Thursday, September 26, 2013
'The Italian Job'
Farmers avoid using pesticides by planting GM corn
Submitted by Mischa Popoff, Kelowna
ur story begins in sunny Italy where corn provides a lucrative export to countries in Europe with less temperate climates that cannot grow corn. Or at least it did, until a few years ago…
The European corn borer has been wreaking havoc on Italy’s corn fields of late. Compounding matters, the feces of this pest provide fodder for a bevy of microscopic fungi which release a lethal natural poison (fumonisin) that can cause permanent neurological damage in a human fetus.
In spite of this, Tiberio Rabboni, the chairman of one of Italy’s agricultural departments, insisted that only traditional methods be used to fight this plague, never explaining what these methods were exactly. You see, Rabboni has never run a farm; never worked on one, and yet remains a rabid supporter of organic farming.
Eventually Rabboni would concede that pesticides should probably be used, the problem being that the pesticides approved for use in Europe proved ineffective. So Rabboni finally decided that farmers should resort to using prohibited substances, chemicals that are routinely used here in North America but which are deemed ‘dangerous’ by EU authorities who use the precautionary principle as their guide in all such matters.
Corn farmers here in North America meanwhile don’t have problems like this. In addition to having a longer list of approved chemicals, we grow genetically-modified (GM) varieties of corn that are resistant to this pesky parasite, resulting in less chemical-use per-acre.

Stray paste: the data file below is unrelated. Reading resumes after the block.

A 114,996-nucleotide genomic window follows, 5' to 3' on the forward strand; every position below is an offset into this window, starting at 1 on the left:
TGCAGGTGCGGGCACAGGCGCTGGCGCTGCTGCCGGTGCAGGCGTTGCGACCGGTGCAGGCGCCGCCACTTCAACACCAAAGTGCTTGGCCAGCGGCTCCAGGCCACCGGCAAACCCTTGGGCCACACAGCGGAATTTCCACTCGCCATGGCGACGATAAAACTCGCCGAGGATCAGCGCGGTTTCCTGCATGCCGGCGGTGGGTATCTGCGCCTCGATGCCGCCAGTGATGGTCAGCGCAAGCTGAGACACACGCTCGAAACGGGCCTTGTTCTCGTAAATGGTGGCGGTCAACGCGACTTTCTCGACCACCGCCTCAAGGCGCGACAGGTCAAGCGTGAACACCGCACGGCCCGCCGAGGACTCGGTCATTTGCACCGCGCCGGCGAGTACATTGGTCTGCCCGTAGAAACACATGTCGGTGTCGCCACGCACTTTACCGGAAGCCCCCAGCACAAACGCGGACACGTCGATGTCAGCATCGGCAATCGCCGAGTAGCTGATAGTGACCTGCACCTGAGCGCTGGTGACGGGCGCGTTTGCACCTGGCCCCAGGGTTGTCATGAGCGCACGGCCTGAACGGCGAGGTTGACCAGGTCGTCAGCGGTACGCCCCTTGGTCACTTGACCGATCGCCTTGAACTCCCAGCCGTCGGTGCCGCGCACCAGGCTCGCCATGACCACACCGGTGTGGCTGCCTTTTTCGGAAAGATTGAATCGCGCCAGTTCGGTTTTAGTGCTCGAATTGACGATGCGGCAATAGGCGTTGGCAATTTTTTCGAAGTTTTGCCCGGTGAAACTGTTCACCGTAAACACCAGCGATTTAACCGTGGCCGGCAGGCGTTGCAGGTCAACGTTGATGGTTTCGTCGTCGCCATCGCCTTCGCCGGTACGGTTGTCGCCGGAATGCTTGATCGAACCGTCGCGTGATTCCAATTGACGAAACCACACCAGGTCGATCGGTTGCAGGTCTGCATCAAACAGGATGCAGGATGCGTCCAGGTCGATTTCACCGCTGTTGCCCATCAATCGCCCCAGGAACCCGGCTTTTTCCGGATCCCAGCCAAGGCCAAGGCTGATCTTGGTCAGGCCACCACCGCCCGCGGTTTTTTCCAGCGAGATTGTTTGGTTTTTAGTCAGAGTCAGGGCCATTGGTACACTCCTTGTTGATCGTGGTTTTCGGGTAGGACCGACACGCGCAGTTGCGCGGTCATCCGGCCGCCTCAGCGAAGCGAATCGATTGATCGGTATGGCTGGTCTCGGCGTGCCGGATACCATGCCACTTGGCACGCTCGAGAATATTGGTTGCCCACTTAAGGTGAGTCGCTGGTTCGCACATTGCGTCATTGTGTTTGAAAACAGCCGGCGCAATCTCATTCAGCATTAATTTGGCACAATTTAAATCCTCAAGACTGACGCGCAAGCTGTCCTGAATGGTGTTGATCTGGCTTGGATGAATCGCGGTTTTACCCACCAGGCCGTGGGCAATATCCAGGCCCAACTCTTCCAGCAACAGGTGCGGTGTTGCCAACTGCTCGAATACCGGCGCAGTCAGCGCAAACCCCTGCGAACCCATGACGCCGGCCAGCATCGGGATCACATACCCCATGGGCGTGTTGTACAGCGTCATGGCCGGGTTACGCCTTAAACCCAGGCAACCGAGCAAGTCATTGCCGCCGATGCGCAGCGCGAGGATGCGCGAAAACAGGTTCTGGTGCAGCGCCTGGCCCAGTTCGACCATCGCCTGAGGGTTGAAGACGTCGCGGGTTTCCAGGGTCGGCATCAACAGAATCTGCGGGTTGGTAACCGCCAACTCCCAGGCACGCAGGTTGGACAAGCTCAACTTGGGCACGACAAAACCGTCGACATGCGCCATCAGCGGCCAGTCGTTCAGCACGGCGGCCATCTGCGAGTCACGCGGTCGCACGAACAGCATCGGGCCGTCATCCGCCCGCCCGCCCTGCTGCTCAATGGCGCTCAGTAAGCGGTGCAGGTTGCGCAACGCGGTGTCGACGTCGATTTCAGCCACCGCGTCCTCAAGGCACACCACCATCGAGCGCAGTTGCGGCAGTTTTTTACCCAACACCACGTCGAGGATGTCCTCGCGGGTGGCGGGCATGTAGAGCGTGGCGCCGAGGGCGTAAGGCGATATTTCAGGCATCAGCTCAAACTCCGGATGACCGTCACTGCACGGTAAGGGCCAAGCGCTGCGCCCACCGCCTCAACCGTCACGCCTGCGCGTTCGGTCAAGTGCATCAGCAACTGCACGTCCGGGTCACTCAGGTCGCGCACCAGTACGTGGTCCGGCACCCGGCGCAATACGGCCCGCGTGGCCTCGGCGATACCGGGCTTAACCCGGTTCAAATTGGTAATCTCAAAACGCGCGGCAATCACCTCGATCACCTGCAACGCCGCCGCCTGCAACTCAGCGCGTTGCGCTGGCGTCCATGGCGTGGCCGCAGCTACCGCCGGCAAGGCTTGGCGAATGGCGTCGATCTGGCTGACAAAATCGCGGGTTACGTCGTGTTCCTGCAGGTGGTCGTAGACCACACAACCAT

Back in Italy, things went from bad to worse when a drought struck in 2010. What little corn survived the corn borer produced withered kernels that were very low in starch, rendering them unsuitable for human consumption. In turn, the population of moths grew exponentially, resulting in even more of the lethal pathogens that feed upon their feces.
But GM crops are banned in Europe, and there was no way Rabboni was going to consider making an exception. Bad corn could simply be fed to pigs instead of humans. And that was that.
But with concerns still lingering over elevated fumonisin levels, scientists started testing and soon realized that the majority of Italy’s corn wasn’t even acceptable for animal feed. And so Rabboni decided corn would be imported from America to mix with Italy’s toxic corn to bring it down to a level acceptable to feed to animals. That’s right… GM corn, of the very same varieties that Italian farmers are not allowed to grow, imported from America.
Why not let European farmers just grow this GM corn themselves and avoid these problems in the first place? Amid a firestorm of controversy and accusations of hypocrisy, Rabboni would make yet one more pronouncement on everyone’s behalf. Italy’s seriously-compromised corn harvest would not be cut with healthy GM corn from America. It would all go to energy production instead. Problem solved! Sort of. What were farmers supposed to feed their pigs?
Rabboni then made his last and most ironic decision: GM corn would indeed be imported from America after all, not to be blended with Italy’s contaminated corn, but simply to be fed directly to Italy’s pigs.
Italy wound up importing 300 percent more American corn than it had at any other time, and paid triple the price to American farmers while Italian farmers who are not allowed so much as a single GM seed on their farms watched the fruits of their labors go for mere cents on the euro, if they were lucky. Many of their corn harvests were simply destroyed if the amount of energy required to transport them to an electrical-generating facility exceeded the cost of the electricity it would produce.
Please visit The Genetic Literacy Project for the full version of this article.
Mischa Popoff is a former organic farmer and Advanced Organic Farm and Process Inspector who worked on contract under the USDA’s National Organic Program. He is a policy analyst with The Heartland Institute, The Frontier Centre for Public Policy and Committee For A Constructive Tomorrow, and is the author of Is it Organic?
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